Signpost (Weber, Utah), 1950-03-101
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. io) fo) fm rn (p ( 15) M iyj uvJ lb c All u Us UVl LAi Liu Liu J My it n r zs u r- - WEBEK COLLEGE, OGDEN, UTAH Vol. 13 FRIDAY, MARCH 10, 1950 No. 11 Sec. 562, P. L. & R. POLEMICS ALAMODE Editor's Note: The following is second in a series of pro-con articles on vital local and national problems sponsored jointly by the Weber college International Relations club and Signpost. Any student may contribute this series by arrangement with Harold Bateman, club adviser, or Lawrence C. Evans, Signpost editorial adviser. This week's subject is. When strikes peril national economy, their instigators should be arrested and jailed pending resumption of work by union members. Next issue's question will be: Is mercy killing justified? Pro A J By J. R. Wolter Leaders of the industrial unions have a strangehold on the American public which can and has resulted in economic chaos causing poverty, discom- ,-?4T forts and sometimes death. To prevent such disasters the instigators of strikes which imperil our national economy should be jailed pending re-sumption of work by union members. Our government of the people, by the people, and for the people, has many laws protecting the public and the rights of the citizens. Laws protecting the public and the rights of the citizens. Laws protecting humanity from the hardships of hunger and the lack of necessary comforts caused by premeditated unemployment should be , equally important. National strikes are won not at the expense of the employer and employee alone, but by the suffering of an innocent public. Labor disputes can be solved by government mediators thus avoiding crippling effects on national economy. Unemployment today in many sections of the United States have reached depression level and lower. Over 500,-00 persons have lost a total of 2,600,000 working days in the past year due to strikes, according to recent federal reports. It has paved the way for dangerous legislation by politicians who are clamoring for nationalization of basic industries. Unions should be held responsible for the effects of their actions on the national economy. Union leaders faced with the prospect of confinement for refusing to negotiate would be less inclined to take measures which could result in national economic crises. Con . . . By Jim Brown One of the basic principles set forth in the constitution (and I hope you won't consider me corny for referring to the. constitution, it seems that sometimes the people in our country forget about our constitution.) is the freedom of thought and the freedom to assemble.The kind of freedom to which I refer is the kind that doesn't trample on other citizens toes. Both the above mentioned freedom's are destroyed when we begin to throw people in jail when they attempt to acquire certain conditions which they honestly think would be for their best good. Men can be compared to a boat on a stream, they either paddle upstream (advance) or float down stream (retrogress). Placing the strike w instigators in ,T'- P 5 it, o n oar- ' 1. 1 1 - y ) j, F . i llliXl H- UI LUC ia..- w f ter. Medievally fs , JSk. t t A heads of government were prompt to throw in jail they who were unable to pay their debts. The result of such action only could mean one thing; they were kept behind bars year after year and the debt remained unpaid, consequently both parties were caused to lose the things which rightfully belonged to them. Such may be the situation in the case of jailing the instigators of strikes which peril the national economy. Nothing progressive is really accomplished when the instigators of strikes are jailed, it only gives the strikers another reason for their actions. It seems that there is a better way to reason with men than to give them a number and a close haircut because they aredis-satis-fied with the working conditions they have to live under. 'Student Prince' Set Opening performance of "The. Student Prince" this year's Weber College opera has been set for Thursday, March 30 with performances continuing Friday, Saturday, Monday and Tuesday. "The Student Prince" this year directed by E. Carl Green and Roland Parry is expected to be the outstanding opera in the history of the Music Department of Weber. The cast has been selected and Jack Larsen is cast as the male lead. Pat Payne is Kathie the Prince's true love; Chyrrl Olsen is the Princess; Parley Norseth is Dr. Engle; Drew Van Wagoner is the Count; and Kathleen Belnap is the Duchess. Don Solberg plays the comedy lead as Lutz the Prince's personal valet. Walt McPhie is Hubert valet to the Prince's valet. Rulon Garfield plays Ruder the innkeeper where most of the action takes place. Carlyle Parker, Sherman Johann-sen, Dan Rhodes play the part of three merry students Asterbury, Detliff and Lucas and they carry a major part of the singing roles. The story is a beautiful one told in lovely music, beautiful costumes, striking settings and moving scenes to portray young love, duty, honor and responsibility. Rehearsals have been carried on for three weeks and the strength of the show is shown when the cast is perfectly motionless completely in awe as certain scenes occur on stage. Every time Jack Larsen and the Chorus sing "Deep in My Heart Dear" it thrills even the cast members after ten's of performances.Any citizen of Weber county who this year misses "The Student Prince" is going to miss a night of thrills romance and marvelousentertainment. o . v -1 ; - t . " -r- . ' . u - I- , - 111 I v " - i Anil- . Victorious Wildcats Don Dinsdale, Keith Sewell and Jerry Downs hoist grinning Coach Reed Swenson to their shoulders after winning the Region Four Junior College casaba crown last Saturday night. 11 X yr , rV4 in '. - l ,'' V' .... - v w J 11 ' J - f End of a tough row brings praine from Tresident Henry A. Dixon and admiration of trophy as Sewell and Darrel Tucker beam. AVS Officers Plan Tea for April All girls and their mothers are in vited to attend the annual Mothers and Daughters Tea sponsored by the Associated Women Students this coming April. The tea will be held in the Institute of Religion and its purpose is to help the mothers get acquainted with the girls and their social activities. AWS officers are Gerrie Reese, president; Patsy Pollard, vice presi dent; Joanne Clifton, secretary; Shirley Dean, reporter; Diane Jones. freshman representative; Mae Welling, advisor. AWS council consists of Gerrie Reese, Patsy Pollard, Diane Jone3, Shirley Dean, Val Den Gibby, Mary Davis, Joanne Clifton, Glenna Corey, Joan Swenson, Yasuko Kato, Olene Smith, Pat Olsen, Shirley Zinn, Janice Wook, Joyce Staeffer, Beverly Deamer, Shirley Bowman, Jane Timmons, Louise Smith, and Jeannette Whittaker. Win Second In Row; Kansas Up Weber College hits jackpot again! Coach Reed Swenson's superb Weber Wildcats won their second Region 4 Junior College basketball tournament by "breaking" the Boise College Broncos. The Weberites defeated a tough Casper, Wyo., five, 62-52 in the first round, then proceeded to lace Trinidad College of Colo., 68-43, then moved into the final round to defeat their arch rivals, the Boise Broncos, 69-55. All-Star Team Two of the Wildcats, Keith Sewell and Darrel Tucker, were named on All-Star tourney team, after which Sewell was given a trophy for being the outstanding player in the tournament. The vaunted Weberites displayed too much power, class and hustle for the remainder of the teams entered in the joust to cope with. They seemingly showed little signs of any weaknesses. Kansas Next The win in the tourney brought the right for Weber to represent tournament at Hutchinson, Kansas, Region 4 in the national jaycee later this month. Casper College, defeated by Weber in its first game, clinched the Consolation title by defeating BAC 62- 61 in a photo finish. Mesa gained third place by defeating Trinidad 63- 61. Coach Swenson has been ably assisted by Coach "Andy" Anderson in training the Weberites. "Andy" is graduate of the U. of U. where he was All-conference in the casaba sport for two seasons Won 9; Lost 1 The Wildcats went into the tournament as first place winners of the Northern Division with a record of nine wins and only one defeat during the season. During a league incounter with Southern Idaho, Weber set a new scoring record by ammassing a total of 88 points. In the opinion of Coach Swenson, this year's team has the finest reserve strength of any team he has ever coached. At any time he could send in a new team and expect fine results. Weber Debate Is Largest Ever Bedlam descended upon Weber College last Thursday and Friday as more than 600 youthful participants in the annual Utah High School Debating tournament con-xerged on Weber's campus. Trophys were presented to the victors Saturday morning by Le-land H. Monson, director of the tourney. Winner in the men's A division was East High School. The men's B division trophy was captured by Blackfoot High, and the women's division honors went to Logan High. Oratory first award went to Lincoln, and extempore to American Fork. This year's tournament was the largest Utah High School Debating tournament ever held, and was one of the largest in the U. S. There were 96 teams in the men's A division, 75 in the men's B division, and 78 in the women's division. Every building, and all rooms at Weber College were employed during the debate, as well as the L.D.S. church First and Sixth wards. Mr. Monson wishes to express thanks to those who contributed to the success of the meet by acting as judges and monitors.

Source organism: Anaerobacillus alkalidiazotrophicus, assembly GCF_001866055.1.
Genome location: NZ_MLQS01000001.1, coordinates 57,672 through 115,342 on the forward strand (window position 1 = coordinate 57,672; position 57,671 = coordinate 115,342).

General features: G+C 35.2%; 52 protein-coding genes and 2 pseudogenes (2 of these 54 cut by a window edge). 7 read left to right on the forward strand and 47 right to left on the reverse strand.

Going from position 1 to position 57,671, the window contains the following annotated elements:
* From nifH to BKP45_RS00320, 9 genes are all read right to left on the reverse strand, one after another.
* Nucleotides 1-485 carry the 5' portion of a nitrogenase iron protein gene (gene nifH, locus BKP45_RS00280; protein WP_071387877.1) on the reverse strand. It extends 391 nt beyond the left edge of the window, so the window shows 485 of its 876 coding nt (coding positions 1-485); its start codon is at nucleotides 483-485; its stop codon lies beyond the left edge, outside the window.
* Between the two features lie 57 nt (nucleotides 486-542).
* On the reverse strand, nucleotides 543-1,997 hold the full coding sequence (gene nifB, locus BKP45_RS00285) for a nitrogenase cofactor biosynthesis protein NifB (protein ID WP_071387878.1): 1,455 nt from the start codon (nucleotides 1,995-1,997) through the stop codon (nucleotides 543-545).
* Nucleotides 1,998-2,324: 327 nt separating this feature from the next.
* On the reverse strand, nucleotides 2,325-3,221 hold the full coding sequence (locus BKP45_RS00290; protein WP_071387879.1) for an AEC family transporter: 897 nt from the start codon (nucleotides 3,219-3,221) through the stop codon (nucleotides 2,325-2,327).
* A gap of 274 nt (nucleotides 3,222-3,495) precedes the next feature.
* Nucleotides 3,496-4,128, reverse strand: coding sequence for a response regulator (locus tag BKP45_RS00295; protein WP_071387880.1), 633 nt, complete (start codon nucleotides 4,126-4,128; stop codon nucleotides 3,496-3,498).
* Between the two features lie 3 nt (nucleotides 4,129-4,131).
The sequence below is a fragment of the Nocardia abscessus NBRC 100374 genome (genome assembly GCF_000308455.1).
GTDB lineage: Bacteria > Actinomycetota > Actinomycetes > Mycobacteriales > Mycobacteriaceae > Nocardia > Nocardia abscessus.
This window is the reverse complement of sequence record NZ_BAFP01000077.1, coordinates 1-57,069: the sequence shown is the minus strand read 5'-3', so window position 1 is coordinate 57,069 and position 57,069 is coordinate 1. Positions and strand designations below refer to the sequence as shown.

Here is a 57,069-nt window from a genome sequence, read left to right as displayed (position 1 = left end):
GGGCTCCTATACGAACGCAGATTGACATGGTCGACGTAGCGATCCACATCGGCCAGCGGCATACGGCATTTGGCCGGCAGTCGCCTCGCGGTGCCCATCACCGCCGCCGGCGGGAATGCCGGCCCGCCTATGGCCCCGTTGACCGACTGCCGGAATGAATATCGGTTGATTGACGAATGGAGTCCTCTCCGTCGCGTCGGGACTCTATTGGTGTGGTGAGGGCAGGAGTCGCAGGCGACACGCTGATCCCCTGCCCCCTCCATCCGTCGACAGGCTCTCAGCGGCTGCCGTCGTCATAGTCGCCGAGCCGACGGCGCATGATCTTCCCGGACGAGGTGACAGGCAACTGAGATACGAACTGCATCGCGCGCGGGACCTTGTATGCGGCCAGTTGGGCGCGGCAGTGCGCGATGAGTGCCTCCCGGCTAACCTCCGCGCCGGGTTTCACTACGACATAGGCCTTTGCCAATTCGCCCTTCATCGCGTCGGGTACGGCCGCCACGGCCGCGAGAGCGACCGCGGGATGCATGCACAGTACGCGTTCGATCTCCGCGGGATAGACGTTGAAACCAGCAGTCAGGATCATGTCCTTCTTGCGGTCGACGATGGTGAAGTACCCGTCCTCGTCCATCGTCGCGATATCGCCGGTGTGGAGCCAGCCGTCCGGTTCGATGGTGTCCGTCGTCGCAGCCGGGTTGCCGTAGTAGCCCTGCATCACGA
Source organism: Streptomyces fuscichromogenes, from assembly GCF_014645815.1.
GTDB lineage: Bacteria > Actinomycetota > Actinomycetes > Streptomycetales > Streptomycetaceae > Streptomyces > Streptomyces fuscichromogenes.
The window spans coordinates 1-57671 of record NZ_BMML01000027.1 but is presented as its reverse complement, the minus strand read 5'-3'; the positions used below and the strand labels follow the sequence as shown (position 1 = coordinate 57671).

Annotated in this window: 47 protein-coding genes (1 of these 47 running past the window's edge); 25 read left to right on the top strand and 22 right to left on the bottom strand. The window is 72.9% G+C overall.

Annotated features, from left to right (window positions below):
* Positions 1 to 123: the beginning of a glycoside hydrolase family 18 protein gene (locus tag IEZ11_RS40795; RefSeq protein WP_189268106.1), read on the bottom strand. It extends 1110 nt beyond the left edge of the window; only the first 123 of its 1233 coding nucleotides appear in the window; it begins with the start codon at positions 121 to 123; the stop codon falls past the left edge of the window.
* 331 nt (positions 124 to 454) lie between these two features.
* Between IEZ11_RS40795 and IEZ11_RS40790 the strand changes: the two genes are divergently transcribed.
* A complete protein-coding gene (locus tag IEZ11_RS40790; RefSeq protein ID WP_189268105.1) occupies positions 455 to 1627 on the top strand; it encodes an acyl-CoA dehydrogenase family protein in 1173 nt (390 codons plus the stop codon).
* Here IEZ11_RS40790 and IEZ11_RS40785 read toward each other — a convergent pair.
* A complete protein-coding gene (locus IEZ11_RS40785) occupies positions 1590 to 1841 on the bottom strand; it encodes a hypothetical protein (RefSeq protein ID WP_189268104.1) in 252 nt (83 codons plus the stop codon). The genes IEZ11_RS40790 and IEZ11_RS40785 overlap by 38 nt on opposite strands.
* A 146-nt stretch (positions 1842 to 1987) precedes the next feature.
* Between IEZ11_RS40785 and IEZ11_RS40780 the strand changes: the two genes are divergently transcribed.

|Title||Signpost (Weber, Utah), 1950-03-10, Vol. 13, No. 11|
|Contributors||Associated Students of Weber College|
|Description||Weber's current student newspaper, the Signpost, first appeared on September 29, 1937. For two years prior to that time, campus news was disseminated via announcements posted on a bulletin board known as the "Signpost". As a result, the masthead of the first issue of the paper itself featured a rudimentary wooden sign with the title spelled out in rustic-looking letters. Over the years the paper has been published continuously, though the look, size and style has changed several times.|
|Subject||College student newspapers and periodicals; Weber College|
|Publisher Digital||Stewart Library, Weber State University|
|Source||University Archives LD5893.W55 S5, Stewart Library, Weber State University|
|Rights Management||Public Domain. Courtesy of University Archives, Stewart Library, Weber State University.|